As the authors of Rounders, Knockaround Guys, and Ocean's Thirteen, David Levien and Brian Koppelman are known for writing about characters who are great con artists, but Solitary Man marks the first time one of them is basically conning himself. In their new film, which Koppelman wrote and they directed together, Michael Douglas plays the king of all snake-oil salesman, a used car magnate who becomes a shameless, self-destructive lothario after a doctor's visit hints at the possibility he might be dying. Always seeing all of the angles but ignoring the eventual repercussions, Douglas' character feels like the culmination of the grifters and con men the duo created in their previous films, but with the added gravitas that comes from knowing happy endings are the stuff of movies, not real life.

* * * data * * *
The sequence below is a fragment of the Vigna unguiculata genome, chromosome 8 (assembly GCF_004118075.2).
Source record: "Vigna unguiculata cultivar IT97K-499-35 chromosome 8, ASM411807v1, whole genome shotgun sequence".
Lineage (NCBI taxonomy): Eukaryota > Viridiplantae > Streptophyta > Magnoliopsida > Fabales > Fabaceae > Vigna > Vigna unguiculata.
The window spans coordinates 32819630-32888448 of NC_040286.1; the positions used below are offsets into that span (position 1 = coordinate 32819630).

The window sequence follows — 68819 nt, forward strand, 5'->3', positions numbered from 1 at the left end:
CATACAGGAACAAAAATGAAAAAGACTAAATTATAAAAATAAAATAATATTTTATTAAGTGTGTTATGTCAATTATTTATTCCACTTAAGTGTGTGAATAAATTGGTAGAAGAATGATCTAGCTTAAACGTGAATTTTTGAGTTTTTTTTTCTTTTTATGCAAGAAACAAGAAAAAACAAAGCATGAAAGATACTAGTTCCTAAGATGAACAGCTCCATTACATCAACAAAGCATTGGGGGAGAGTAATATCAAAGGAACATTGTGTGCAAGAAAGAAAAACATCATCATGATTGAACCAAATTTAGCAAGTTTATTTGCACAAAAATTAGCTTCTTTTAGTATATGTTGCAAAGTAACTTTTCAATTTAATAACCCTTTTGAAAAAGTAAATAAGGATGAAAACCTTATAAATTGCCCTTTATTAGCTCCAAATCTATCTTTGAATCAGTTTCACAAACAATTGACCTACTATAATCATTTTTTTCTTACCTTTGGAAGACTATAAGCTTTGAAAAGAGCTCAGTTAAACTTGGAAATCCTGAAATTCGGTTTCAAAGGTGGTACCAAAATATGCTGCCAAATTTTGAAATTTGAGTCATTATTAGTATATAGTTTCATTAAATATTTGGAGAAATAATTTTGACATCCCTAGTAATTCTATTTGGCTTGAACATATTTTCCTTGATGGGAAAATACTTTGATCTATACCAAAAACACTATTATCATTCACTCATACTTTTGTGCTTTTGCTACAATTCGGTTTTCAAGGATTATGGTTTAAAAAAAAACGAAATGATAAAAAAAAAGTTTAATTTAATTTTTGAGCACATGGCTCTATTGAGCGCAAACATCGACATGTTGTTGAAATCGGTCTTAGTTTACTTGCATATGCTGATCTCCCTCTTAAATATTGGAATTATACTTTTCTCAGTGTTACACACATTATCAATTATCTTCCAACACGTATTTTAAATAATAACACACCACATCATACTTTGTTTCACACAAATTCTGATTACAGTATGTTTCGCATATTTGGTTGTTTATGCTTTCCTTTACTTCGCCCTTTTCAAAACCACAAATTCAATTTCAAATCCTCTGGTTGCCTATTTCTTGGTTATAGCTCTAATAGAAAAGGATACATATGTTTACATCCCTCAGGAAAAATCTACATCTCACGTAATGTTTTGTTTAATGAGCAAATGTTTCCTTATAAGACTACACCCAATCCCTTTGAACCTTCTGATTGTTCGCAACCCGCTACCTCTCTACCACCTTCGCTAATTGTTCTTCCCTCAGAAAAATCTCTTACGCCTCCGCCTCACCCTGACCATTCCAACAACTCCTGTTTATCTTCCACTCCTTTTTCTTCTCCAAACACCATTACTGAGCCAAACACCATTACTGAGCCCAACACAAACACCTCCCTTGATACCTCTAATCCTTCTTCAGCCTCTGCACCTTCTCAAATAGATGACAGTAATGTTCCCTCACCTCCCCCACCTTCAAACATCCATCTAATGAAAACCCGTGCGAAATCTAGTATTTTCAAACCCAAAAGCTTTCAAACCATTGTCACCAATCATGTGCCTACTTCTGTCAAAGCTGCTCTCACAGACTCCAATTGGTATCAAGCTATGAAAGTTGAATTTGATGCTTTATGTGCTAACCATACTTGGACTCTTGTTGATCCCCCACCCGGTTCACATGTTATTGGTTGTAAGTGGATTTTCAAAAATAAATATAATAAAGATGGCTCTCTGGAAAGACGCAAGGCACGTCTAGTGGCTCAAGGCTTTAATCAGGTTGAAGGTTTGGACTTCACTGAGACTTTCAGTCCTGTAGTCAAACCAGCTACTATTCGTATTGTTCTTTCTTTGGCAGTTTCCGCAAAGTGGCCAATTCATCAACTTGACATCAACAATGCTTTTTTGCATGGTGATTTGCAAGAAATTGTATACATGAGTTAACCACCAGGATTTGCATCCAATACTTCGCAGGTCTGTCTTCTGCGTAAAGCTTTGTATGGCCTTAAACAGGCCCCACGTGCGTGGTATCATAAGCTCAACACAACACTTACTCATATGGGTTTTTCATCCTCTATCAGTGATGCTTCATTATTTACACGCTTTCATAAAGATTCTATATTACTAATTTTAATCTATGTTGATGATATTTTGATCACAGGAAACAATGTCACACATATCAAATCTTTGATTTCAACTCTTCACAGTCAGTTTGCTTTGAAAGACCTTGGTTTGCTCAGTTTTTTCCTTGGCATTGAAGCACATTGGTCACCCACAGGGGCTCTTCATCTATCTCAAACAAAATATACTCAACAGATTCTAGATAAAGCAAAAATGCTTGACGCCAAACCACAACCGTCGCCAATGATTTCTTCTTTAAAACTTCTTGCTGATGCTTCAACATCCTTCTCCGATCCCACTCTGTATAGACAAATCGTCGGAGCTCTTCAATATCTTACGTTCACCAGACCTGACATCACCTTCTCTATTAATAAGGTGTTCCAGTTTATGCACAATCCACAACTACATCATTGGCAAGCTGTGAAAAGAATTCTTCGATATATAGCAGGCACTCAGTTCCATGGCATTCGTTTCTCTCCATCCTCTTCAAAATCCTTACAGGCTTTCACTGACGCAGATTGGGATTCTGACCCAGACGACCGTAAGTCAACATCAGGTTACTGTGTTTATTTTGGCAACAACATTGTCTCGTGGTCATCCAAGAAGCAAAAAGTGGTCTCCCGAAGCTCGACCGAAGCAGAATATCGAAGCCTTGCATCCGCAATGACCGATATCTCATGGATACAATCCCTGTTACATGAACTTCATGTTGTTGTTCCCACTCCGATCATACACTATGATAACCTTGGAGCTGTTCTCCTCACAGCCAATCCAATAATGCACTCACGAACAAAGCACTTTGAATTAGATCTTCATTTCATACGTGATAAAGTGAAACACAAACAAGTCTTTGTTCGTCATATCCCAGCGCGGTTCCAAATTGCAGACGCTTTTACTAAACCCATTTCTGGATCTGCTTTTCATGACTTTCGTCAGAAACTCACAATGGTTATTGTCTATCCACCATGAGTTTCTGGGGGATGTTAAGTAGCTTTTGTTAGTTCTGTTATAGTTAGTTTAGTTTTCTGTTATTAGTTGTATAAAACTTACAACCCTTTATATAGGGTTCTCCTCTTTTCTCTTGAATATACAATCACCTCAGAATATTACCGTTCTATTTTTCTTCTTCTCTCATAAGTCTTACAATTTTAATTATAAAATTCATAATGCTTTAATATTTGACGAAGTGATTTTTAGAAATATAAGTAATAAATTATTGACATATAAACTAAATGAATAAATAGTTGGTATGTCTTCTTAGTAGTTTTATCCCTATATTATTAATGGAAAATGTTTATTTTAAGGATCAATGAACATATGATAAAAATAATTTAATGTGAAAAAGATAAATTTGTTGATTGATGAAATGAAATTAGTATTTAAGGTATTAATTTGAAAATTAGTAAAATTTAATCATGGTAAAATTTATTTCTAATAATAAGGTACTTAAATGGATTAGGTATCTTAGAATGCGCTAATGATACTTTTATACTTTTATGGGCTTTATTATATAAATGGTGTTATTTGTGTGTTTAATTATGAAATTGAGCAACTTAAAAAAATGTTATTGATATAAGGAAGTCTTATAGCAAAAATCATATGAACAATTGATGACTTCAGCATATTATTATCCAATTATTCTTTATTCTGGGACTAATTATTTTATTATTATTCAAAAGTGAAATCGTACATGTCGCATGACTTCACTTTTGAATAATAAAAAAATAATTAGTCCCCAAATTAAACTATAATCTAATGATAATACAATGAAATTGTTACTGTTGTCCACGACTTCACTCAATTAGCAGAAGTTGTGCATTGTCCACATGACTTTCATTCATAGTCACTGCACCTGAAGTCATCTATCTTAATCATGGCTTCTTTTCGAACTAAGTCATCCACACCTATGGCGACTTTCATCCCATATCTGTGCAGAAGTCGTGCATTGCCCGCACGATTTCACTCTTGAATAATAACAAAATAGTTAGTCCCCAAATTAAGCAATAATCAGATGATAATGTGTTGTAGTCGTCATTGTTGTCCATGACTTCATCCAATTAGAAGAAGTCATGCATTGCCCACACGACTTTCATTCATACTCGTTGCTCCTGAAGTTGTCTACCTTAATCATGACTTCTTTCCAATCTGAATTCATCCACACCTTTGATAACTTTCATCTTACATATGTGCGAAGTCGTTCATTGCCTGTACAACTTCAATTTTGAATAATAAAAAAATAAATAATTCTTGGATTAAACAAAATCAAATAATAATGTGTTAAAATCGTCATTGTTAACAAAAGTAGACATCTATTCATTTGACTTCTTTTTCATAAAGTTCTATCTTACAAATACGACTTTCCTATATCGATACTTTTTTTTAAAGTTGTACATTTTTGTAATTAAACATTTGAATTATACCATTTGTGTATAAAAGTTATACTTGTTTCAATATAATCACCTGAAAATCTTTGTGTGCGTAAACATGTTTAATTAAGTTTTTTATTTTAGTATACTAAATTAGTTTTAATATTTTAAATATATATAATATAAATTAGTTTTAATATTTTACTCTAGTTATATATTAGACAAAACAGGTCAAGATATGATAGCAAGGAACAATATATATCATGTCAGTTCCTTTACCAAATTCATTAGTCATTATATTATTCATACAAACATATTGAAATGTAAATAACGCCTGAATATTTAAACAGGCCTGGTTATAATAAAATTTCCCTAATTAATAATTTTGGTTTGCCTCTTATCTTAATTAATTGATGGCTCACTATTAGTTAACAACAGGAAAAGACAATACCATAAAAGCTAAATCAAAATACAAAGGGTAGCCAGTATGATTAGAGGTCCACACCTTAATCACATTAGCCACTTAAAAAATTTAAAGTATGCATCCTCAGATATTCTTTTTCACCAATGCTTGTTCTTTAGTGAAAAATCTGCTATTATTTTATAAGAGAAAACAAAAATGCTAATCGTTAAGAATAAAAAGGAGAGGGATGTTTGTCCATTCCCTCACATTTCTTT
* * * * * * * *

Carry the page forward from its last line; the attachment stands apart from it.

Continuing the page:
Cinematical sat down with Koppelman and Levien for an intimate chat about Solitary Man following a screening at the 2010 Dallas International Film Festival. In addition to talking about the origins of this particular character, they reflected on the rich history of con men they have created, and offered a few insights about the process of putting together this series of increasingly complex stories.